The Nashua Historical Society is a volunteer run, independent, non-profit organization and receives no operating support from the State of New Hampshire or the City of Nashua. Founded in 1870, the Historical Society's motto is "Preserving the Past for the Future" and in support of its mission, the Historical Society collects, preserves and interprets materials pertaining to Nashua history.
Here in Nashua, New Hampshire, a river mill town that grew on work and dreams, professional and community arts groups abound. In a myriad of ways, we honor the past, live the present, and envision our future in cultural forms. Here, in this traditional yet modern city, creative energy flows year-round.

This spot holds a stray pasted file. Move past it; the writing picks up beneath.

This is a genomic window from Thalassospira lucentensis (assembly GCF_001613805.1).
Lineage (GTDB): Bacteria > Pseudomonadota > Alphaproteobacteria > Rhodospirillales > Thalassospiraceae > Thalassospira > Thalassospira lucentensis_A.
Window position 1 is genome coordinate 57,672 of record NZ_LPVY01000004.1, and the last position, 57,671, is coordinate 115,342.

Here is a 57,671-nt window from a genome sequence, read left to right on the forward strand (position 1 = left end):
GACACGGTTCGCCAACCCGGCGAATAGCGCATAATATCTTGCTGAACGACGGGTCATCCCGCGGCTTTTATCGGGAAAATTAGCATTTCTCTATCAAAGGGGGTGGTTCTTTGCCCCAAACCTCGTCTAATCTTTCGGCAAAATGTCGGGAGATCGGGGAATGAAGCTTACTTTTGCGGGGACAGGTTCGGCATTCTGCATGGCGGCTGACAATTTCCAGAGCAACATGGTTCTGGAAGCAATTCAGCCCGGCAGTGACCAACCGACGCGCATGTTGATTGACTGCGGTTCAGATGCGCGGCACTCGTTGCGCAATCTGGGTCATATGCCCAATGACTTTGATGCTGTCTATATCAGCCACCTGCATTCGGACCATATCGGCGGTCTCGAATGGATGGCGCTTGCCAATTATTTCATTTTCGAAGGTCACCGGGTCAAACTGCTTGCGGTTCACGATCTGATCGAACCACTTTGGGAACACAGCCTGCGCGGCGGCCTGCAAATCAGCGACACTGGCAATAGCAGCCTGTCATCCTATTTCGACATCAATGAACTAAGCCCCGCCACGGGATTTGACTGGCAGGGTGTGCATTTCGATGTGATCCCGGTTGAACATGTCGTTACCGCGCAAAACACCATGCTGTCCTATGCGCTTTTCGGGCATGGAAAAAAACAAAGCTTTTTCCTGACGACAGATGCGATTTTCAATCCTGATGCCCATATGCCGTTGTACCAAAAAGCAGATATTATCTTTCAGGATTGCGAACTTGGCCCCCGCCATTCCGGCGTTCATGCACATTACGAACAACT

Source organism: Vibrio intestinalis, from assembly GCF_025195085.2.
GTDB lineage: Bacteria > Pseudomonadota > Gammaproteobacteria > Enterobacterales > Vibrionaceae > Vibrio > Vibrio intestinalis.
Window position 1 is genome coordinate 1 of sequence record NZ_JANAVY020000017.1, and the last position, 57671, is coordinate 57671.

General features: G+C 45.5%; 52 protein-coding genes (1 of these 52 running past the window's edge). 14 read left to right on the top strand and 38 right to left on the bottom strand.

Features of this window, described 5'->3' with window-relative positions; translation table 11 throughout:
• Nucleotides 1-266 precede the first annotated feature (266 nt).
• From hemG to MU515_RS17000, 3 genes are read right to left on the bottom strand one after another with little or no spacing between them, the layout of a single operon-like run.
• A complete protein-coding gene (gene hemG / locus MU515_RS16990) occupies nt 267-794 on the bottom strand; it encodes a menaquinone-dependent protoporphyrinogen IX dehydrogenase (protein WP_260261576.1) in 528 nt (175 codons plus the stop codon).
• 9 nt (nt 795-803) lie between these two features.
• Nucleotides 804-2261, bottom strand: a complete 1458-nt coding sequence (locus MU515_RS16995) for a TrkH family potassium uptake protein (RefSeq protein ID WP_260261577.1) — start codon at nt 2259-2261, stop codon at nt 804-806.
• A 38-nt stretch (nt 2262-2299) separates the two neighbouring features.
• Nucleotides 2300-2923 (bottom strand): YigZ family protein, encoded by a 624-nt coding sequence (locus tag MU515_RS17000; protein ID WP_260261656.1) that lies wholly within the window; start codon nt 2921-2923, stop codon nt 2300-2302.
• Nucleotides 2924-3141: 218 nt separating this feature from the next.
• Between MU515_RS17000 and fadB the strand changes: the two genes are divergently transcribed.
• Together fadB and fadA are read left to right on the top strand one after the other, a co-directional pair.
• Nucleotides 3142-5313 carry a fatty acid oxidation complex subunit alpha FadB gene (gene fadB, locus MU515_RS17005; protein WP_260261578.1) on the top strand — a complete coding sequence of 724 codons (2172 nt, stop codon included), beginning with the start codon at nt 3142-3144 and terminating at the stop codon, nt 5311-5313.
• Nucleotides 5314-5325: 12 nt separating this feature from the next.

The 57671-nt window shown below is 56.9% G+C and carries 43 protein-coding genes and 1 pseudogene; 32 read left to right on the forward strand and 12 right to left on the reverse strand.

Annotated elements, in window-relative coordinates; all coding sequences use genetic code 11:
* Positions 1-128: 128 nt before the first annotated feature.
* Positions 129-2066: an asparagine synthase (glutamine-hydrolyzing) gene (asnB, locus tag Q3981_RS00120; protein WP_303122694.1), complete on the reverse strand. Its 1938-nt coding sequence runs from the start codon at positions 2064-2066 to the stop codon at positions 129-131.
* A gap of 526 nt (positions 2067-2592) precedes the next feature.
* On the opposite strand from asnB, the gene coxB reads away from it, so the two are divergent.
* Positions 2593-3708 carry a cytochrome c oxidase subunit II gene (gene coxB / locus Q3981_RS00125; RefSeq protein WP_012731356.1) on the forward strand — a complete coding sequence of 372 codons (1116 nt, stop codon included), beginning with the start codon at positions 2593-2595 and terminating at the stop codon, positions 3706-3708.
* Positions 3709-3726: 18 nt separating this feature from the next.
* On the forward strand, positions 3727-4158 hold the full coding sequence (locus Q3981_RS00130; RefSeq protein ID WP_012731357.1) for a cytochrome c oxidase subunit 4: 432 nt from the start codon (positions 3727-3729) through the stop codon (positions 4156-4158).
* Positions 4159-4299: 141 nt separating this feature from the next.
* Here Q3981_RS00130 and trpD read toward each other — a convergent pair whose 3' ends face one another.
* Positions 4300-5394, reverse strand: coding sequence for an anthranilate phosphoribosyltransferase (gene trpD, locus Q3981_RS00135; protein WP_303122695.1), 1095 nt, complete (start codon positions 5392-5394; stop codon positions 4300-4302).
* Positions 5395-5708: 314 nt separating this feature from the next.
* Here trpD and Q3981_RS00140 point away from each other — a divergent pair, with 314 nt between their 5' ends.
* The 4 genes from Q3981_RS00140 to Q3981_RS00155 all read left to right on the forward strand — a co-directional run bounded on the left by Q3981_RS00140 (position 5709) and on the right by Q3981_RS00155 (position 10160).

To encourage the community to value the history of Nashua through a variety of experiences and, by example, to demonstrate The Nashua Historical Society's commitment to community outreach and education.
Using sound management techniques, The Nashua Historical Society shall collect and preserve artifacts, properties, records and documents from Nashua, Nashville, and Colonial Dunstable.
It strives to strengthen the organization's position in the community, to increase membership and to provide services to Nashua.
The Nashua Historical Society collection is housed in its two museums: the Florence H. Speare Memorial Museum that was dedicated in 1972 and the Abbot-Spalding House built in 1802-1804 and purchased by the Historical Society in 1978.
The Nashua Historical Society is located on N’dakinna, which is the traditional ancestral homeland of the Abenaki, Pennacook and Wabanaki Peoples. The word “Nashua” or “Niswa-ok” in the Abenaki language means “place of two” (rivers)” likely referring to the major rivers that line the borders of the city: the Nashua River, flowing horizontally, and the Merrimack River, creating the eastern border of the city.
The Society honors with gratitude the land and the people who have stewarded it for generations.